24. The apparatus of claim 21, wherein the access node comprises an ingress amplifier and an egress amplifier, and wherein at least one photonic detector is attached to at least one of the ingress and egress amplifiers.
25. A wavelength multiplex optical network, comprising:
a plurality of nodes interconnected via one or more links, each of the plurality of nodes including
a detection module to detect that at least a portion of a first path of an optical circuit fails based on a loss of a light of the at least a portion of the first path,
a signaling module to determine whether that node is a source node of the optical circuit in response to the detection,
a routing database to store available paths from a source node to reachable destination nodes in the optical network, and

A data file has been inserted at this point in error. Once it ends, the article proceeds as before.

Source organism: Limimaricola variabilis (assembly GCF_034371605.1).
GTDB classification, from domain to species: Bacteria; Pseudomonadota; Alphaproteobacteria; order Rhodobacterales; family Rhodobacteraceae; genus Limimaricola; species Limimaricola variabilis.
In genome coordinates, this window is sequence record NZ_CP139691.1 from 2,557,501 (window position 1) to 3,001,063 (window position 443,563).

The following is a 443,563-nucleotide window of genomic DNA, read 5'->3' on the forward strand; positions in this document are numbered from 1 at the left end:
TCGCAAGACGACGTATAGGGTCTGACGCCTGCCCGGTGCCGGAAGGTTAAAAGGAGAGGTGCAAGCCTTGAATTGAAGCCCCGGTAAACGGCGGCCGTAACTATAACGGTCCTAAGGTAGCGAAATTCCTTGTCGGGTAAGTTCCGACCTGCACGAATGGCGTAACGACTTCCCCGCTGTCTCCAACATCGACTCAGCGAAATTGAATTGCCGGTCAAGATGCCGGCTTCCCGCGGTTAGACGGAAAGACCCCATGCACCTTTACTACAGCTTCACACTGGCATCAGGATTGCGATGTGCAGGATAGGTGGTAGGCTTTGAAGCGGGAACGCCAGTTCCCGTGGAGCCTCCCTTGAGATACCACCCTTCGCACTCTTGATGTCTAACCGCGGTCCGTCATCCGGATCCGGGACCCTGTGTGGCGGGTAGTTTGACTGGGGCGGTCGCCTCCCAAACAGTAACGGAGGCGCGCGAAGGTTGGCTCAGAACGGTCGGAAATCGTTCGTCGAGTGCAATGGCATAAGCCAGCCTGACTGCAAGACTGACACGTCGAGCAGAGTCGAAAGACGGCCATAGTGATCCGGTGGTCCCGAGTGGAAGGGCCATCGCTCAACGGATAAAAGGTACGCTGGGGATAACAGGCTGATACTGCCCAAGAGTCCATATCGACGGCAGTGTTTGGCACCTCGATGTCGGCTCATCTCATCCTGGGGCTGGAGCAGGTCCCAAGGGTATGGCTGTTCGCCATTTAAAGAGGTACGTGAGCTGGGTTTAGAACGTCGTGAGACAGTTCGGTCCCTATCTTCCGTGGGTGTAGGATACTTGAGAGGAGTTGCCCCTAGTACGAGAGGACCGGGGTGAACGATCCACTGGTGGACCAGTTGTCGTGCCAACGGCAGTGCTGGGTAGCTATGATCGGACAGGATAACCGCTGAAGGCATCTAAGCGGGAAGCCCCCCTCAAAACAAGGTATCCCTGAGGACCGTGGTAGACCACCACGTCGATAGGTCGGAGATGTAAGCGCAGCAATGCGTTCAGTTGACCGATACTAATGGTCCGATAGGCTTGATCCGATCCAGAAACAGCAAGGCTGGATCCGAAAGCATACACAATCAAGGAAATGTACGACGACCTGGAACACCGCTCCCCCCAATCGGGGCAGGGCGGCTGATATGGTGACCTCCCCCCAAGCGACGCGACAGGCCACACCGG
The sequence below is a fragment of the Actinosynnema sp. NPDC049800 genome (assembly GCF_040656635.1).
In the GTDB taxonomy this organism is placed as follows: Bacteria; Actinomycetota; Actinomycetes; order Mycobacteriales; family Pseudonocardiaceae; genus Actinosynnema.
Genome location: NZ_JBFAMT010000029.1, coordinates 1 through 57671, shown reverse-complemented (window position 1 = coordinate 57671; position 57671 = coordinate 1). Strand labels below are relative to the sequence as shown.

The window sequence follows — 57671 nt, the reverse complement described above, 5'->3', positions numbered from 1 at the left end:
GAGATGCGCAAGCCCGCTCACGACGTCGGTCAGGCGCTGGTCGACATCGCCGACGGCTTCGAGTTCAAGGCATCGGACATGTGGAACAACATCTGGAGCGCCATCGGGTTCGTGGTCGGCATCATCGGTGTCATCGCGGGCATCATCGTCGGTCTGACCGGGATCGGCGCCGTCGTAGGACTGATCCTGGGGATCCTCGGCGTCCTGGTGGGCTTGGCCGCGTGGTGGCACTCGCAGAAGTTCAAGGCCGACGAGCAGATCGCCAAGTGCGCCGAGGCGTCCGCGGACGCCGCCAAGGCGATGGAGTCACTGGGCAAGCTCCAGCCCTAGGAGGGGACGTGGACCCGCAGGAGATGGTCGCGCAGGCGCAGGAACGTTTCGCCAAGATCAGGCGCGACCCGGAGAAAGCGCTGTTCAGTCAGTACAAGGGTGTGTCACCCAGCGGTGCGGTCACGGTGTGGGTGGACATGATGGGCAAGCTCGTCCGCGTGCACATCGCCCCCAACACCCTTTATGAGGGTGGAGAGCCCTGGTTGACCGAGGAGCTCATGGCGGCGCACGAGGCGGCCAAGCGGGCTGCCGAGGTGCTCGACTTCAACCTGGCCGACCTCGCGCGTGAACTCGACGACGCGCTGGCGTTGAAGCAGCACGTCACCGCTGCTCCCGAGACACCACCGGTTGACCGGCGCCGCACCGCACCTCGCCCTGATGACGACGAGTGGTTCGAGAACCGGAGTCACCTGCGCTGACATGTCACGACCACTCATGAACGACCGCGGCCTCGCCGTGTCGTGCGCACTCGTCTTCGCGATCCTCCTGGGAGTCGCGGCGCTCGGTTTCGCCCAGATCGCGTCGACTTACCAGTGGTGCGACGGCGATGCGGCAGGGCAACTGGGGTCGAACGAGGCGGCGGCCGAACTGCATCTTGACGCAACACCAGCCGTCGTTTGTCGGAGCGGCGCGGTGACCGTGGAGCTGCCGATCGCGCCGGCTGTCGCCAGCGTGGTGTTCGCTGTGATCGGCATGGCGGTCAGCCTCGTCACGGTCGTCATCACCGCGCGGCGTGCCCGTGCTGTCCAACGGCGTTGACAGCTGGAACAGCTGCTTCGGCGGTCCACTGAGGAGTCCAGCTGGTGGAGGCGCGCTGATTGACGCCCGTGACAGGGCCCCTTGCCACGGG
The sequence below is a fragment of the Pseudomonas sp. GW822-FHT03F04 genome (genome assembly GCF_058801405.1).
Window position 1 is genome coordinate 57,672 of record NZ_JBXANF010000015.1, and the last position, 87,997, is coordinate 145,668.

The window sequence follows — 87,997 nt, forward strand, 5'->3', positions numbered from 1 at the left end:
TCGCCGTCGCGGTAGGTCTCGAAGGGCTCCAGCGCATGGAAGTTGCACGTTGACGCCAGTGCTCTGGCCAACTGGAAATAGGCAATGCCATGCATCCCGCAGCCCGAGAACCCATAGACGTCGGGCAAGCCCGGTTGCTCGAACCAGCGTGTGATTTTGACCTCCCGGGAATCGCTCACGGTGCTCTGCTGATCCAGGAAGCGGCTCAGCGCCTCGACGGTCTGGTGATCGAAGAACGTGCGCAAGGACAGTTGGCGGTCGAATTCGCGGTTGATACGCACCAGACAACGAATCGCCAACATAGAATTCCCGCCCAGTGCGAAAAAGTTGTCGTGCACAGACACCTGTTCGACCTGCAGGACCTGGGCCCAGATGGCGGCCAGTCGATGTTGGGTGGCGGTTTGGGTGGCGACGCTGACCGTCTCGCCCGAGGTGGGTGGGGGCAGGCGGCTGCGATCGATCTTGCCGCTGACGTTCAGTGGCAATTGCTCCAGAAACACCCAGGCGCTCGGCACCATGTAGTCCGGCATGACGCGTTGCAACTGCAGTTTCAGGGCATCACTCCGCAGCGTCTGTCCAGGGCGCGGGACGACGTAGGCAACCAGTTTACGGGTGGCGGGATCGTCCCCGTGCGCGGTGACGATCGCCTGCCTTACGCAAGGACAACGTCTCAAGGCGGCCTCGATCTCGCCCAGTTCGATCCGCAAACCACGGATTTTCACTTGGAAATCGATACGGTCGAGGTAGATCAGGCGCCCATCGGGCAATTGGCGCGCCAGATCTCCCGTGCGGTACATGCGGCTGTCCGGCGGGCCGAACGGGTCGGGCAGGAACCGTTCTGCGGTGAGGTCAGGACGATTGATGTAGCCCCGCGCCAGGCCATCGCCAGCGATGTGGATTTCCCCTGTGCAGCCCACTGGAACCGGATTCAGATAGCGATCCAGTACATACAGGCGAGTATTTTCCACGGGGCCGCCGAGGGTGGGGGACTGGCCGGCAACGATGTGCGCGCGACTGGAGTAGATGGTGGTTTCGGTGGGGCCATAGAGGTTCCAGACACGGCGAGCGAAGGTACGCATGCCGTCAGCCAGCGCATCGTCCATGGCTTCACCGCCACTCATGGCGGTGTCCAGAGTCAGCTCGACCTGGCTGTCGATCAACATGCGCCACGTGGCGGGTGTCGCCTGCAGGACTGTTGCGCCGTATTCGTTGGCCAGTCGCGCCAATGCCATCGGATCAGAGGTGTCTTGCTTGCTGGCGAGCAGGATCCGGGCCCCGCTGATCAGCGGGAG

a routing module to provision a second path leading to a destination node of the first path without waiting for an update of a routing database regarding the failure of the first path in response to the detection if that node is the source node of the optical circuit, wherein the routing database is subsequently updated to indicating a failure of the first path,
wherein the second path satisfies a predetermined set of disjointness requirements with respect to the first path, the predetermined set of disjointness requirements including at least one of a node disjoint, a link disjoint, a maximally node disjoint, and a maximally link disjoint requirements, and
wherein the detection module comprises one or more photonic detectors to detect the failure of the first path by detecting lost of light from a return path corresponding to the first path, wherein the lost of light is caused by turning off a light of the return path by a destination node of the first path in response to failure of the first path.